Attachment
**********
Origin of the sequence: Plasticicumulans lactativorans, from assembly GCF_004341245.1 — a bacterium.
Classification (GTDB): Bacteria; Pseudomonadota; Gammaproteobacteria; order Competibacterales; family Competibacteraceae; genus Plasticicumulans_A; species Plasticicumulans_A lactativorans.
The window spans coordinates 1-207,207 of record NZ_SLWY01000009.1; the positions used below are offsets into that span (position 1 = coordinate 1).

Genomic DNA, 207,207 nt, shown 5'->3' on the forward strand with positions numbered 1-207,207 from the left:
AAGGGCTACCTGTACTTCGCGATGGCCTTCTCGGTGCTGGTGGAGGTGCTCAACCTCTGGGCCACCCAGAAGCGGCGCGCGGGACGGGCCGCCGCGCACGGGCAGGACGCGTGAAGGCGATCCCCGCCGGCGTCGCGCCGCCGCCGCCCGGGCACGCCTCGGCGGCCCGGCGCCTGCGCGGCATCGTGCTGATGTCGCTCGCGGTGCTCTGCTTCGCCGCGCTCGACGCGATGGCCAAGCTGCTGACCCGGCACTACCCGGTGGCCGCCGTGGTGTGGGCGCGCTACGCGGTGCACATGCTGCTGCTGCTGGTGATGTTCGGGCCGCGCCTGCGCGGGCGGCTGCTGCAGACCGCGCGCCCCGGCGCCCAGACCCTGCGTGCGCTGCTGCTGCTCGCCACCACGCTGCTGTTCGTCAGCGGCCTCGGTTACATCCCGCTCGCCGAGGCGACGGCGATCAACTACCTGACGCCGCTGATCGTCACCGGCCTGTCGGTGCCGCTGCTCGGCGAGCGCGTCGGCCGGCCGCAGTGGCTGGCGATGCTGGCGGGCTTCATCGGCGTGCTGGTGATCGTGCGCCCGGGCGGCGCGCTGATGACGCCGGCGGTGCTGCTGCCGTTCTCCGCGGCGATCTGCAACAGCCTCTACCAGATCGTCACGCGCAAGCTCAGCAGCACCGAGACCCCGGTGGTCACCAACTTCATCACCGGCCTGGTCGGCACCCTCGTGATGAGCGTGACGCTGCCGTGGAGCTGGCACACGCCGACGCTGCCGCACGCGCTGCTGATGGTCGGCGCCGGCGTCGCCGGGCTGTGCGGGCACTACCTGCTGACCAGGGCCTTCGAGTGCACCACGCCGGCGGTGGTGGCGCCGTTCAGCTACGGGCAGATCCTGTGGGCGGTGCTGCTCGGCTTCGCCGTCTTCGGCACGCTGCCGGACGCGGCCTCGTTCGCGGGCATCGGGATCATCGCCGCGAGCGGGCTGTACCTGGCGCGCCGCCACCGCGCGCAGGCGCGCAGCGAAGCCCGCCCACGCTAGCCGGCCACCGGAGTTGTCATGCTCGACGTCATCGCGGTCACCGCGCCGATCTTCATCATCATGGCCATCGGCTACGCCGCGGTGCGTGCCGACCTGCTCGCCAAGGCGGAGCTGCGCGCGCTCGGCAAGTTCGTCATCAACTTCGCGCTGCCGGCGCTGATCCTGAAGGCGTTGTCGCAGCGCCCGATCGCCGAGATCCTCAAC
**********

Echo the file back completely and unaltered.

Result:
Origin of the sequence: Plasticicumulans lactativorans, from assembly GCF_004341245.1 — a bacterium.
Classification (GTDB): Bacteria; Pseudomonadota; Gammaproteobacteria; order Competibacterales; family Competibacteraceae; genus Plasticicumulans_A; species Plasticicumulans_A lactativorans.
The window spans coordinates 1-207,207 of record NZ_SLWY01000009.1; the positions used below are offsets into that span (position 1 = coordinate 1).

Genomic DNA, 207,207 nt, shown 5'->3' on the forward strand with positions numbered 1-207,207 from the left:
AAGGGCTACCTGTACTTCGCGATGGCCTTCTCGGTGCTGGTGGAGGTGCTCAACCTCTGGGCCACCCAGAAGCGGCGCGCGGGACGGGCCGCCGCGCACGGGCAGGACGCGTGAAGGCGATCCCCGCCGGCGTCGCGCCGCCGCCGCCCGGGCACGCCTCGGCGGCCCGGCGCCTGCGCGGCATCGTGCTGATGTCGCTCGCGGTGCTCTGCTTCGCCGCGCTCGACGCGATGGCCAAGCTGCTGACCCGGCACTACCCGGTGGCCGCCGTGGTGTGGGCGCGCTACGCGGTGCACATGCTGCTGCTGCTGGTGATGTTCGGGCCGCGCCTGCGCGGGCGGCTGCTGCAGACCGCGCGCCCCGGCGCCCAGACCCTGCGTGCGCTGCTGCTGCTCGCCACCACGCTGCTGTTCGTCAGCGGCCTCGGTTACATCCCGCTCGCCGAGGCGACGGCGATCAACTACCTGACGCCGCTGATCGTCACCGGCCTGTCGGTGCCGCTGCTCGGCGAGCGCGTCGGCCGGCCGCAGTGGCTGGCGATGCTGGCGGGCTTCATCGGCGTGCTGGTGATCGTGCGCCCGGGCGGCGCGCTGATGACGCCGGCGGTGCTGCTGCCGTTCTCCGCGGCGATCTGCAACAGCCTCTACCAGATCGTCACGCGCAAGCTCAGCAGCACCGAGACCCCGGTGGTCACCAACTTCATCACCGGCCTGGTCGGCACCCTCGTGATGAGCGTGACGCTGCCGTGGAGCTGGCACACGCCGACGCTGCCGCACGCGCTGCTGATGGTCGGCGCCGGCGTCGCCGGGCTGTGCGGGCACTACCTGCTGACCAGGGCCTTCGAGTGCACCACGCCGGCGGTGGTGGCGCCGTTCAGCTACGGGCAGATCCTGTGGGCGGTGCTGCTCGGCTTCGCCGTCTTCGGCACGCTGCCGGACGCGGCCTCGTTCGCGGGCATCGGGATCATCGCCGCGAGCGGGCTGTACCTGGCGCGCCGCCACCGCGCGCAGGCGCGCAGCGAAGCCCGCCCACGCTAGCCGGCCACCGGAGTTGTCATGCTCGACGTCATCGCGGTCACCGCGCCGATCTTCATCATCATGGCCATCGGCTACGCCGCGGTGCGTGCCGACCTGCTCGCCAAGGCGGAGCTGCGCGCGCTCGGCAAGTTCGTCATCAACTTCGCGCTGCCGGCGCTGATCCTGAAGGCGTTGTCGCAGCGCCCGATCGCCGAGATCCTCAAC